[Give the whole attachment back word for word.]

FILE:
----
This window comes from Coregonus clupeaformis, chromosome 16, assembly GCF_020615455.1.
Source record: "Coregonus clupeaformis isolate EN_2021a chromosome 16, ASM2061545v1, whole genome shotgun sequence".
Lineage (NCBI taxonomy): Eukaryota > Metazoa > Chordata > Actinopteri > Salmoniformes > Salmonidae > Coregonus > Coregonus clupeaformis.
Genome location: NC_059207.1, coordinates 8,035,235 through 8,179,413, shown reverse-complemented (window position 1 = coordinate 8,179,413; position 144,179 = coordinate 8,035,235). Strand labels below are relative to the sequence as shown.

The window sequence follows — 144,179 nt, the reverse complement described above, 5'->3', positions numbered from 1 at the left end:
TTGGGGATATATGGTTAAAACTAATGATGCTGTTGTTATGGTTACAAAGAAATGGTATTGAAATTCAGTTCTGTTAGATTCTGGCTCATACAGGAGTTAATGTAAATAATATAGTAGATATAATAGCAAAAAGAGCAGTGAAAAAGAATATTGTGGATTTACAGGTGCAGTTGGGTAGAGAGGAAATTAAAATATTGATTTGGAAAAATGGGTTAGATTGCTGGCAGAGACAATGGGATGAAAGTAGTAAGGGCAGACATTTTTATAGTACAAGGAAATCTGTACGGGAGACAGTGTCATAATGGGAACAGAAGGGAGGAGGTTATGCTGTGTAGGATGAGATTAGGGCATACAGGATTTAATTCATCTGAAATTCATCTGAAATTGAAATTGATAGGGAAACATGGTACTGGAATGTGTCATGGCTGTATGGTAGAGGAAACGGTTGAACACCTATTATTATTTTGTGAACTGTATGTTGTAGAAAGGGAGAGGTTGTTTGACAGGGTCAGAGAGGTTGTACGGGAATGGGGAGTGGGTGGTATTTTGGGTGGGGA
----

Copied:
This window comes from Coregonus clupeaformis, chromosome 16, assembly GCF_020615455.1.
Source record: "Coregonus clupeaformis isolate EN_2021a chromosome 16, ASM2061545v1, whole genome shotgun sequence".
Lineage (NCBI taxonomy): Eukaryota > Metazoa > Chordata > Actinopteri > Salmoniformes > Salmonidae > Coregonus > Coregonus clupeaformis.
Genome location: NC_059207.1, coordinates 8,035,235 through 8,179,413, shown reverse-complemented (window position 1 = coordinate 8,179,413; position 144,179 = coordinate 8,035,235). Strand labels below are relative to the sequence as shown.

The window sequence follows — 144,179 nt, the reverse complement described above, 5'->3', positions numbered from 1 at the left end:
TTGGGGATATATGGTTAAAACTAATGATGCTGTTGTTATGGTTACAAAGAAATGGTATTGAAATTCAGTTCTGTTAGATTCTGGCTCATACAGGAGTTAATGTAAATAATATAGTAGATATAATAGCAAAAAGAGCAGTGAAAAAGAATATTGTGGATTTACAGGTGCAGTTGGGTAGAGAGGAAATTAAAATATTGATTTGGAAAAATGGGTTAGATTGCTGGCAGAGACAATGGGATGAAAGTAGTAAGGGCAGACATTTTTATAGTACAAGGAAATCTGTACGGGAGACAGTGTCATAATGGGAACAGAAGGGAGGAGGTTATGCTGTGTAGGATGAGATTAGGGCATACAGGATTTAATTCATCTGAAATTCATCTGAAATTGAAATTGATAGGGAAACATGGTACTGGAATGTGTCATGGCTGTATGGTAGAGGAAACGGTTGAACACCTATTATTATTTTGTGAACTGTATGTTGTAGAAAGGGAGAGGTTGTTTGACAGGGTCAGAGAGGTTGTACGGGAATGGGGAGTGGGTGGTATTTTGGGTGGGGA